3 expenses you probably didn’t know you could bill with a credit card

You probably regularly swipe your credit cards for things like fuel, groceries, and take out. And you can have recurring charges on your card every month, like your streaming service, cable bill, or cell phone. But did you know that you can also make larger purchases on your cards? Here are a few that might surprise you.

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1. A car

A lot of people can’t buy a vehicle directly – that’s what auto loans are for. But generally, with a car loan, you’ll put some money on your vehicle up front, the same way you put a down payment on a house, and finance the rest. And some resellers may allow you to charge this deposit to a credit card.

Now, before you get too excited one thing you need to know is that you will usually need to pay transaction fees. And that fee might be enough to wipe out the reward points you get in return. Find out what additional fees you will need to pay to use your credit card as a down payment for your car before proceeding.

2. Your rent

Most landlords require that you pay your rent by check. But some landlords or property management companies actually allow tenants to pay their rent with a credit card.

As with a car down payment, you will usually be charged a processing fee for going down this route. Remember, credit cards charge merchants a fee for processing transactions. It’s a pretty standard assumption that your landlord won’t want to pay these fees when collecting a rent check – so expect to pay them yourself if you charge your rent.

3. Tuition fees

Some colleges and private schools allow you to pay tuition (and fees) with a credit card. Now you can probably see where it’s going. Before doing so, check if there is any handling fee. In some cases there will be one, but in some cases there may not be. You can also charge room and board costs to a credit card if you pay directly to the university.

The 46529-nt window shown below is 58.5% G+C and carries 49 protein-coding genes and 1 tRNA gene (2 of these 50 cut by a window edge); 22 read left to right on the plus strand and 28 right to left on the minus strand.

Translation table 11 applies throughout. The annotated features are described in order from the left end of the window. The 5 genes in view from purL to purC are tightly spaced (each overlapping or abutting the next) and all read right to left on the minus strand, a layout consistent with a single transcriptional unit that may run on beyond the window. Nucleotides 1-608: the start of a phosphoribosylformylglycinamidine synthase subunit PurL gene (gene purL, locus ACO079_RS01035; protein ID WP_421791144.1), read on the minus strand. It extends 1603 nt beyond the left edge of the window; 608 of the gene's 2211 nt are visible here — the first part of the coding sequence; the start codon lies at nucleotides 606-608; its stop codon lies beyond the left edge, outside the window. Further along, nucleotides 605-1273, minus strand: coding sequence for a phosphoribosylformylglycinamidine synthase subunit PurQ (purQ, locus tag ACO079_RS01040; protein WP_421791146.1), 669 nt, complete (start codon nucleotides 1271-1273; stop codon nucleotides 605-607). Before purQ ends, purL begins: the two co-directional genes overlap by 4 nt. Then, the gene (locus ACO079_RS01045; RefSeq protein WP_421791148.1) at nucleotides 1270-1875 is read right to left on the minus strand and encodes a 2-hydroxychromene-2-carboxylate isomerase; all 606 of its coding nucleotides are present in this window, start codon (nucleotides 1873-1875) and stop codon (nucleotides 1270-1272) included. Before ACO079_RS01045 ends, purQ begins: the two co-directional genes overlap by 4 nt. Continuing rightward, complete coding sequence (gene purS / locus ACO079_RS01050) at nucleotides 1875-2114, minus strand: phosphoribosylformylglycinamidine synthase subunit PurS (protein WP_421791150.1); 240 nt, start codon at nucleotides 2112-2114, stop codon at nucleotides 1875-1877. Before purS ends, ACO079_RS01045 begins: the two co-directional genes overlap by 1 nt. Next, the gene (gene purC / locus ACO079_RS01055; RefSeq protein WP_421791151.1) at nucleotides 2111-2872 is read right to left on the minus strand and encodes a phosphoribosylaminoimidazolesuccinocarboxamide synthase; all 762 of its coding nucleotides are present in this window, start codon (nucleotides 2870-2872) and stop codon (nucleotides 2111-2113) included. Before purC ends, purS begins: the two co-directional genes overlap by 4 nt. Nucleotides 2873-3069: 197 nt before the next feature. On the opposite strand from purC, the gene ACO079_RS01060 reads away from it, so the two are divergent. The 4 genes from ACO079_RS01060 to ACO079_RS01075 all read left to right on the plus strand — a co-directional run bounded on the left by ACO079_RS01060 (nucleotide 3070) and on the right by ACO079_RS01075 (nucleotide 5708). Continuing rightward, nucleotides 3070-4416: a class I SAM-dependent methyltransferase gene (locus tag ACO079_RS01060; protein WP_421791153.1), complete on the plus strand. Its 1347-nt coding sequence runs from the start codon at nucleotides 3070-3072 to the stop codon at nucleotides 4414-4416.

Know when to sweep and when not to sweep

Charging a down payment, rent, or tuition on a credit card might seem appealing, especially when you consider all of the cash back or reward points you might earn. But remember, not all car dealers, owners, and educational institutions allow you to use a credit card in the first place. And those who do may pass certain fees on to you that wipe out your benefits.

Calculate how much you will pay compared to the benefits you will get. For example, if you pay a 1.8% processing fee and earn 2% in credit card rewards, it might be worth it. However, if you only get 1.5% back, it will cost you more than what you earn.

Get all the facts before using a credit card for less conventional purposes. You might find it better to write a check. You can reserve your credit cards for expenses like groceries and entertainment, things that usually don’t incur additional charges.